Knowing how photosynthesis is related to cellular respiration will help you understand why these two biochemical reactions are important for survival of life on the Earth. Continue reading for more information on photosynthesis and cellular respiration, with special emphasis on the relationship between the two.
Photosynthesis and cellular respiration are two biochemical reactions which have a crucial role to play when it comes to life on the planet Earth. While photosynthesis is a process wherein plants absorb energy directly from the Sun to prepare their own food, cellular respiration refers to the process wherein the energy that is stored in plants in the form of glucose is used by organisms for their own survival. The basic rule that energy cannot be created or destroyed, but can only be transferred from one form to another is applicable to either of these biochemical reactions.
Photosynthesis and Cellular Respiration
While plants and animals both resort to respiration, photosynthesis is only restricted to green plants and few other organisms. This – however, doesn’t mean that the latter is only useful for plants and other organisms which are directly involved. Both these processes are important for all the lifeforms on the planet – either directly or indirectly, as they are related to each other. In order to understand how photosynthesis is related to cellular respiration, one has to get well-versed with the basics of each of them.
Photosynthesis is a process wherein synthesis of sugar (glucose) is carried out using sunlight (which acts as the radiant energy), carbon dioxide and water. Simply put, photosynthesis is a chemical process by which plants, algae as well as some species of bacteria produce their own food using sunlight, carbon dioxide and water. The chemical equation for photosynthesis is 6CO2 + 6H2O + Light energy → C6H12O6 + 6O2; wherein carbon dioxide (CO2), water (H2O) and sunlight are reactants and glucose (C6H12O6) and oxygen (O2) are the products of photosynthesis.
In the process of cellular respiration, the biochemical energy derived from nutrients is converted to adenosine triphosphate (ATP), which is necessary for these organisms to facilitate various life functions. Simply put, cellular respiration is a metabolic process wherein the chemical bonds of glucose derived from food are converted to energy which is used by several organisms – including us humans, for various life processes. The chemical equation for cellular respiration is C6H12O6 + 6O2 → 6CO2 + 6H2O + Energy released (2830 kJ mol-1); wherein glucose (C6H12O6) and oxygen (O2) are reactants, whereas carbon dioxide (CO2), water (H2O) and energy are products.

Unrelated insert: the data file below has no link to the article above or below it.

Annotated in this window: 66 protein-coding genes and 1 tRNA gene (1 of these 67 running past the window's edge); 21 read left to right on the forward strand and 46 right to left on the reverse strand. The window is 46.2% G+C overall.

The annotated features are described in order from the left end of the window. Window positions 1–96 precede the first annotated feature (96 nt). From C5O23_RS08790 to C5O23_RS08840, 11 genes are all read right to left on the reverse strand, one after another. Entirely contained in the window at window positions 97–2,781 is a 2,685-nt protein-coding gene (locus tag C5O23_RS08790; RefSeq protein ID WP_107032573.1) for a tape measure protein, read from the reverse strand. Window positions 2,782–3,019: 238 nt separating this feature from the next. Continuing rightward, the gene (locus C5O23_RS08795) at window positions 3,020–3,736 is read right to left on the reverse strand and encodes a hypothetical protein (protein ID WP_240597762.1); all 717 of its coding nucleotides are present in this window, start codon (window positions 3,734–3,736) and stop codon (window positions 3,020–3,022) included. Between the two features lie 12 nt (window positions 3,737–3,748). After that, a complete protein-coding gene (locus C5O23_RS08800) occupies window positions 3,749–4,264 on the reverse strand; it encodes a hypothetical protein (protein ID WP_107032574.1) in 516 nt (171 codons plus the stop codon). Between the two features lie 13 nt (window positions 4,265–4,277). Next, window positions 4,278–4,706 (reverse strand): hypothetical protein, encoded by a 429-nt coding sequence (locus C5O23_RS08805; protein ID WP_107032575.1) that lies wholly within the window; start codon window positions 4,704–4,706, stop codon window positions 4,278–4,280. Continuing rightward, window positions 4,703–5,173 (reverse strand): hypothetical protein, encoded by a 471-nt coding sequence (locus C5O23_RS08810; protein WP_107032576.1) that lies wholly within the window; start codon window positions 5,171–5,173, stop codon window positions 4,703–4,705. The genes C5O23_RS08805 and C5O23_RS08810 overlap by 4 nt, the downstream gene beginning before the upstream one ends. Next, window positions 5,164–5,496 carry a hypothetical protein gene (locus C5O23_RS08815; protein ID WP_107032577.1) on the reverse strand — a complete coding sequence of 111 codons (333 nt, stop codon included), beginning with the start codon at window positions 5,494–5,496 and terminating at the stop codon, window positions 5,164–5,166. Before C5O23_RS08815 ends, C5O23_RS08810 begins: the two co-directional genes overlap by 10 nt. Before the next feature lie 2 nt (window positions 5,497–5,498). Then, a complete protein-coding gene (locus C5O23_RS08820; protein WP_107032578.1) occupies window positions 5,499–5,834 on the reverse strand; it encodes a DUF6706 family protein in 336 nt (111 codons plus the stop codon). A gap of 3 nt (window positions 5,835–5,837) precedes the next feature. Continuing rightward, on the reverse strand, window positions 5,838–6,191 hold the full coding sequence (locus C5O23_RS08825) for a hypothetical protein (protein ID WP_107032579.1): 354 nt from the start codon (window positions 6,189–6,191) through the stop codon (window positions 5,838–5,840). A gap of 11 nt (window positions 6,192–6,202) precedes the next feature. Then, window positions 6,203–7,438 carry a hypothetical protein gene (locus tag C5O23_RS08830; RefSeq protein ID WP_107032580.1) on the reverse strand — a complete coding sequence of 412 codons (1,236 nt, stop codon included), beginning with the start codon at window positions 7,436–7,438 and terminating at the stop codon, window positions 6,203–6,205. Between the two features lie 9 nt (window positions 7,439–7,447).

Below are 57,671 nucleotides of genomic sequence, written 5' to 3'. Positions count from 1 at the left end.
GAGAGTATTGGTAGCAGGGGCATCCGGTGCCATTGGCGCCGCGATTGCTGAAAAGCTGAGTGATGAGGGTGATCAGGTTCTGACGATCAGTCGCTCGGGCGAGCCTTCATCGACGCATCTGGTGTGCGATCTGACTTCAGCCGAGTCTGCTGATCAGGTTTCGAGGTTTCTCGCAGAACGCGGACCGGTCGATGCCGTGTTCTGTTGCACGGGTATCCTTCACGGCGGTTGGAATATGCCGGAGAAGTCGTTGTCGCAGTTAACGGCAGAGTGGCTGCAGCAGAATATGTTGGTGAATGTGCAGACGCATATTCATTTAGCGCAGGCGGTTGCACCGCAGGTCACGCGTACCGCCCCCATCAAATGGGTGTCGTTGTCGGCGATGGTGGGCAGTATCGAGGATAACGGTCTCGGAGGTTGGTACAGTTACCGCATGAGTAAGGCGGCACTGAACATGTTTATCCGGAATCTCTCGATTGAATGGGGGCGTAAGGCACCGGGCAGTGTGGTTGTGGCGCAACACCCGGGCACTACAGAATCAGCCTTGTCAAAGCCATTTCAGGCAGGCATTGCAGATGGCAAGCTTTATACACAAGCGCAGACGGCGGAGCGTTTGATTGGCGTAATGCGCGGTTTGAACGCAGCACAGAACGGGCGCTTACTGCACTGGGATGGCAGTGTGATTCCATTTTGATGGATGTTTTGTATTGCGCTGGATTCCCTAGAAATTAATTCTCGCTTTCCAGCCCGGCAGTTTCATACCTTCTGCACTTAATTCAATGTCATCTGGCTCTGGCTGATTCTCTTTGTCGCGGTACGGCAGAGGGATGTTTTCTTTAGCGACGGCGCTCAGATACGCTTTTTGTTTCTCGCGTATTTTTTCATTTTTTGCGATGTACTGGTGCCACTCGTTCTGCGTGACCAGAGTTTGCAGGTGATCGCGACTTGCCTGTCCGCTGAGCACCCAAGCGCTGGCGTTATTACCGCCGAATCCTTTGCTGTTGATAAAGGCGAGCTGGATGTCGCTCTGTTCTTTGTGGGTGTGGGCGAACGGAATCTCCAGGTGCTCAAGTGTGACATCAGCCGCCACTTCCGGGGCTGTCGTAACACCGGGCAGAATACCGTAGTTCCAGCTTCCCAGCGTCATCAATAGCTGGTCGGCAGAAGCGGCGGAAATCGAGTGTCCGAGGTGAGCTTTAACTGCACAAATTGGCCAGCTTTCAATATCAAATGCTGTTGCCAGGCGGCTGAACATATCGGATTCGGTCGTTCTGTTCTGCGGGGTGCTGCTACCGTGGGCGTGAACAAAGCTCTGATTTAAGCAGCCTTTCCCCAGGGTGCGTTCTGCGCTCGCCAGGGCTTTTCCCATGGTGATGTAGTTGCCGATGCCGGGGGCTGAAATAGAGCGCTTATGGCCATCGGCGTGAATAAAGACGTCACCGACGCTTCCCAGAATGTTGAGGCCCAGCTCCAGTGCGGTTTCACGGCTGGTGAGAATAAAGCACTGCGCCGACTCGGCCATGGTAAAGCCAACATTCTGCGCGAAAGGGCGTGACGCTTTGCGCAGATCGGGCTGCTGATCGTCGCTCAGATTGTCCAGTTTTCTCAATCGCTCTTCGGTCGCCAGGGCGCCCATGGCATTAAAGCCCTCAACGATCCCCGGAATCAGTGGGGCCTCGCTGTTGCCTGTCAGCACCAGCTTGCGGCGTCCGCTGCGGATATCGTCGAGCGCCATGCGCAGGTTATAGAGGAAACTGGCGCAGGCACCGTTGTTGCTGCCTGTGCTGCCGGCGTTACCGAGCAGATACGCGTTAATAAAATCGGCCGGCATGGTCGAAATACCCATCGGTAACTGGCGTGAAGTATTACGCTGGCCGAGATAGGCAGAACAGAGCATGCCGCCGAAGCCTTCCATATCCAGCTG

How are Photosynthesis and Cellular Respiration Related?
In the information of each of these two processes, you must have noticed that the products of one process are reactants of another – and vice versa. Glucose and oxygen (though a bi-product) – which happen to be the products of photosynthesis, are required to facilitate cellular respiration, while carbon dioxide – which is a bi-product of cellular respiration, is required to facilitate the process of photosynthesis.
This very fact forms the basis of the relationship between cellular respiration and photosynthesis. In other words, the plants and other lifeforms which resort to photosynthesis are dependent on organisms which resort to cellular respiration for carbon dioxide, and all these organisms are – in turn, dependent on the glucose that they derive from plants for their energy requirements. The fact that both resort to the ‘electron transport chain’ when it comes to the movement of electrons is perhaps one of the most prominent similarities between photosynthesis and cellular respiration.
The photosynthesis-cellular respiration relationship also explains why the two are necessary for the presence of life on the planet. To summarize the entire relationship; the radiant energy from the Sun is used to produce glucose during photosynthesis, and the same glucose is eventually used to produce usable energy in the course of cellular respiration.